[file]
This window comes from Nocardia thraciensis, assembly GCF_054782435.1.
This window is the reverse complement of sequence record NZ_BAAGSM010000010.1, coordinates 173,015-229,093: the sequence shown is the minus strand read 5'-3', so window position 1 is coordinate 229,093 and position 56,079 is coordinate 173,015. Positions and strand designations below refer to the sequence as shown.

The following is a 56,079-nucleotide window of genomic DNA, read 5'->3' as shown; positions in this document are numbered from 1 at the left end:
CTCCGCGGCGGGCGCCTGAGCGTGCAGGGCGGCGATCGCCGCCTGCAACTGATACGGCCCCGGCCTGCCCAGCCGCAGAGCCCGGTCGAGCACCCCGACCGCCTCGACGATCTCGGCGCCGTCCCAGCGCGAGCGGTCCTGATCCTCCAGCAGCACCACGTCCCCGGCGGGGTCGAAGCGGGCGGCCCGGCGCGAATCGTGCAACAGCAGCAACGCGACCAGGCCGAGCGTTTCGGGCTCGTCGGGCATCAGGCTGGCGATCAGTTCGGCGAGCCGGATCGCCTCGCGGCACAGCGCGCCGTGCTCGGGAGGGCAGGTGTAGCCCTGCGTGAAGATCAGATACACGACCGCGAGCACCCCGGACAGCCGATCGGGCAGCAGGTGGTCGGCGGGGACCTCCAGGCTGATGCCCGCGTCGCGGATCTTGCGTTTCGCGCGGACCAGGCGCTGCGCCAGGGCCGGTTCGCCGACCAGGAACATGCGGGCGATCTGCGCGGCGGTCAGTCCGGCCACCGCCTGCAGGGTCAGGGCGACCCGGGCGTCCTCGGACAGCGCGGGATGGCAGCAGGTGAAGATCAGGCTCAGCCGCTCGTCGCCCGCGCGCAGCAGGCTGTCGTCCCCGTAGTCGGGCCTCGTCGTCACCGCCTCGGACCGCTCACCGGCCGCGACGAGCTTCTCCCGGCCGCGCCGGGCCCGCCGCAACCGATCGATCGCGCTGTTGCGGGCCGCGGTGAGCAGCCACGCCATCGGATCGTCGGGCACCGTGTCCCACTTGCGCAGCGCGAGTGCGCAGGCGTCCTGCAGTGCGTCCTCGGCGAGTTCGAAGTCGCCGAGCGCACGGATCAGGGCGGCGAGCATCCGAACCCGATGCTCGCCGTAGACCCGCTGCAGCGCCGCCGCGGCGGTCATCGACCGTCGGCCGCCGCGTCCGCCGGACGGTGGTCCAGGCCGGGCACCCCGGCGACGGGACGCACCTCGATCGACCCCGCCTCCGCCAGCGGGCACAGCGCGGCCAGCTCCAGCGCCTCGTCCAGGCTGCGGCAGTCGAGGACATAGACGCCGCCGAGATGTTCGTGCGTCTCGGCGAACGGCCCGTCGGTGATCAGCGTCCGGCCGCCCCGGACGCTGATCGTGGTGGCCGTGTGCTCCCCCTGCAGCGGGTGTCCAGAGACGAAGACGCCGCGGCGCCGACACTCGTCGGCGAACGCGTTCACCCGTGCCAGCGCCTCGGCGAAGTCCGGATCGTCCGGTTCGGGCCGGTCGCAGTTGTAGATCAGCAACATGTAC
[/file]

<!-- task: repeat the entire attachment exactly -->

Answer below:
This window comes from Nocardia thraciensis, assembly GCF_054782435.1.
This window is the reverse complement of sequence record NZ_BAAGSM010000010.1, coordinates 173,015-229,093: the sequence shown is the minus strand read 5'-3', so window position 1 is coordinate 229,093 and position 56,079 is coordinate 173,015. Positions and strand designations below refer to the sequence as shown.

The following is a 56,079-nucleotide window of genomic DNA, read 5'->3' as shown; positions in this document are numbered from 1 at the left end:
CTCCGCGGCGGGCGCCTGAGCGTGCAGGGCGGCGATCGCCGCCTGCAACTGATACGGCCCCGGCCTGCCCAGCCGCAGAGCCCGGTCGAGCACCCCGACCGCCTCGACGATCTCGGCGCCGTCCCAGCGCGAGCGGTCCTGATCCTCCAGCAGCACCACGTCCCCGGCGGGGTCGAAGCGGGCGGCCCGGCGCGAATCGTGCAACAGCAGCAACGCGACCAGGCCGAGCGTTTCGGGCTCGTCGGGCATCAGGCTGGCGATCAGTTCGGCGAGCCGGATCGCCTCGCGGCACAGCGCGCCGTGCTCGGGAGGGCAGGTGTAGCCCTGCGTGAAGATCAGATACACGACCGCGAGCACCCCGGACAGCCGATCGGGCAGCAGGTGGTCGGCGGGGACCTCCAGGCTGATGCCCGCGTCGCGGATCTTGCGTTTCGCGCGGACCAGGCGCTGCGCCAGGGCCGGTTCGCCGACCAGGAACATGCGGGCGATCTGCGCGGCGGTCAGTCCGGCCACCGCCTGCAGGGTCAGGGCGACCCGGGCGTCCTCGGACAGCGCGGGATGGCAGCAGGTGAAGATCAGGCTCAGCCGCTCGTCGCCCGCGCGCAGCAGGCTGTCGTCCCCGTAGTCGGGCCTCGTCGTCACCGCCTCGGACCGCTCACCGGCCGCGACGAGCTTCTCCCGGCCGCGCCGGGCCCGCCGCAACCGATCGATCGCGCTGTTGCGGGCCGCGGTGAGCAGCCACGCCATCGGATCGTCGGGCACCGTGTCCCACTTGCGCAGCGCGAGTGCGCAGGCGTCCTGCAGTGCGTCCTCGGCGAGTTCGAAGTCGCCGAGCGCACGGATCAGGGCGGCGAGCATCCGAACCCGATGCTCGCCGTAGACCCGCTGCAGCGCCGCCGCGGCGGTCATCGACCGTCGGCCGCCGCGTCCGCCGGACGGTGGTCCAGGCCGGGCACCCCGGCGACGGGACGCACCTCGATCGACCCCGCCTCCGCCAGCGGGCACAGCGCGGCCAGCTCCAGCGCCTCGTCCAGGCTGCGGCAGTCGAGGACATAGACGCCGCCGAGATGTTCGTGCGTCTCGGCGAACGGCCCGTCGGTGATCAGCGTCCGGCCGCCCCGGACGCTGATCGTGGTGGCCGTGTGCTCCCCCTGCAGCGGGTGTCCAGAGACGAAGACGCCGCGGCGCCGACACTCGTCGGCGAACGCGTTCACCCGTGCCAGCGCCTCGGCGAAGTCCGGATCGTCCGGTTCGGGCCGGTCGCAGTTGTAGATCAGCAACATGTAC